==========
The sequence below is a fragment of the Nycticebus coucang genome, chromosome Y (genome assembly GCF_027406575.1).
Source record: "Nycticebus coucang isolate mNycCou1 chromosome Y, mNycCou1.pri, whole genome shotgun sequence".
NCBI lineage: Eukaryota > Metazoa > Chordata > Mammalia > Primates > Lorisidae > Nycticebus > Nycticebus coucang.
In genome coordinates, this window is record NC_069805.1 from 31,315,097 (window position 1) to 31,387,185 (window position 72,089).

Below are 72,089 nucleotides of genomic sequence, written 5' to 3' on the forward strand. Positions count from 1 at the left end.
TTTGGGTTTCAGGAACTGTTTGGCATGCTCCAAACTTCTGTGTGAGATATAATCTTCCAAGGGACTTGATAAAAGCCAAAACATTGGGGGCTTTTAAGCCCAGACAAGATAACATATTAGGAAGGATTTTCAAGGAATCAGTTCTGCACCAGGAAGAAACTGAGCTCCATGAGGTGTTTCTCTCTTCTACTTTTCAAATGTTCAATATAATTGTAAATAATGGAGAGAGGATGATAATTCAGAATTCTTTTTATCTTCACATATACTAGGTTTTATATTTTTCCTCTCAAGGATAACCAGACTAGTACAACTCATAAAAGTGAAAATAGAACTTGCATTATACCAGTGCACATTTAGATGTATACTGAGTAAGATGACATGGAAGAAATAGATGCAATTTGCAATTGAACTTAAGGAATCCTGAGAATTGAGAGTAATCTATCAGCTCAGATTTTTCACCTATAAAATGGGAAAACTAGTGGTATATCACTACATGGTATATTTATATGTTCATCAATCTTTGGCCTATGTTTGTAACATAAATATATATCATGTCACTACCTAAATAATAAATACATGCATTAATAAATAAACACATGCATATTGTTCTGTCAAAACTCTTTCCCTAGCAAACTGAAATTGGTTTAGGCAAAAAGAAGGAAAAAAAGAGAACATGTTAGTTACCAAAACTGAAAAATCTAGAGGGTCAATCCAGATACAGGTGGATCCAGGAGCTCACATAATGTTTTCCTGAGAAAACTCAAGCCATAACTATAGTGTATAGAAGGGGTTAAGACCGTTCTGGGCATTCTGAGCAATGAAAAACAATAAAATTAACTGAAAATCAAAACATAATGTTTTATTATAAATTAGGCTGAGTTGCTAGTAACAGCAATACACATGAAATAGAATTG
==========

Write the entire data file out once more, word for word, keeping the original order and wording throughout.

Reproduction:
The sequence below is a fragment of the Nycticebus coucang genome, chromosome Y (genome assembly GCF_027406575.1).
Source record: "Nycticebus coucang isolate mNycCou1 chromosome Y, mNycCou1.pri, whole genome shotgun sequence".
NCBI lineage: Eukaryota > Metazoa > Chordata > Mammalia > Primates > Lorisidae > Nycticebus > Nycticebus coucang.
In genome coordinates, this window is record NC_069805.1 from 31,315,097 (window position 1) to 31,387,185 (window position 72,089).

Below are 72,089 nucleotides of genomic sequence, written 5' to 3' on the forward strand. Positions count from 1 at the left end.
TTTGGGTTTCAGGAACTGTTTGGCATGCTCCAAACTTCTGTGTGAGATATAATCTTCCAAGGGACTTGATAAAAGCCAAAACATTGGGGGCTTTTAAGCCCAGACAAGATAACATATTAGGAAGGATTTTCAAGGAATCAGTTCTGCACCAGGAAGAAACTGAGCTCCATGAGGTGTTTCTCTCTTCTACTTTTCAAATGTTCAATATAATTGTAAATAATGGAGAGAGGATGATAATTCAGAATTCTTTTTATCTTCACATATACTAGGTTTTATATTTTTCCTCTCAAGGATAACCAGACTAGTACAACTCATAAAAGTGAAAATAGAACTTGCATTATACCAGTGCACATTTAGATGTATACTGAGTAAGATGACATGGAAGAAATAGATGCAATTTGCAATTGAACTTAAGGAATCCTGAGAATTGAGAGTAATCTATCAGCTCAGATTTTTCACCTATAAAATGGGAAAACTAGTGGTATATCACTACATGGTATATTTATATGTTCATCAATCTTTGGCCTATGTTTGTAACATAAATATATATCATGTCACTACCTAAATAATAAATACATGCATTAATAAATAAACACATGCATATTGTTCTGTCAAAACTCTTTCCCTAGCAAACTGAAATTGGTTTAGGCAAAAAGAAGGAAAAAAAGAGAACATGTTAGTTACCAAAACTGAAAAATCTAGAGGGTCAATCCAGATACAGGTGGATCCAGGAGCTCACATAATGTTTTCCTGAGAAAACTCAAGCCATAACTATAGTGTATAGAAGGGGTTAAGACCGTTCTGGGCATTCTGAGCAATGAAAAACAATAAAATTAACTGAAAATCAAAACATAATGTTTTATTATAAATTAGGCTGAGTTGCTAGTAACAGCAATACACATGAAATAGAATTG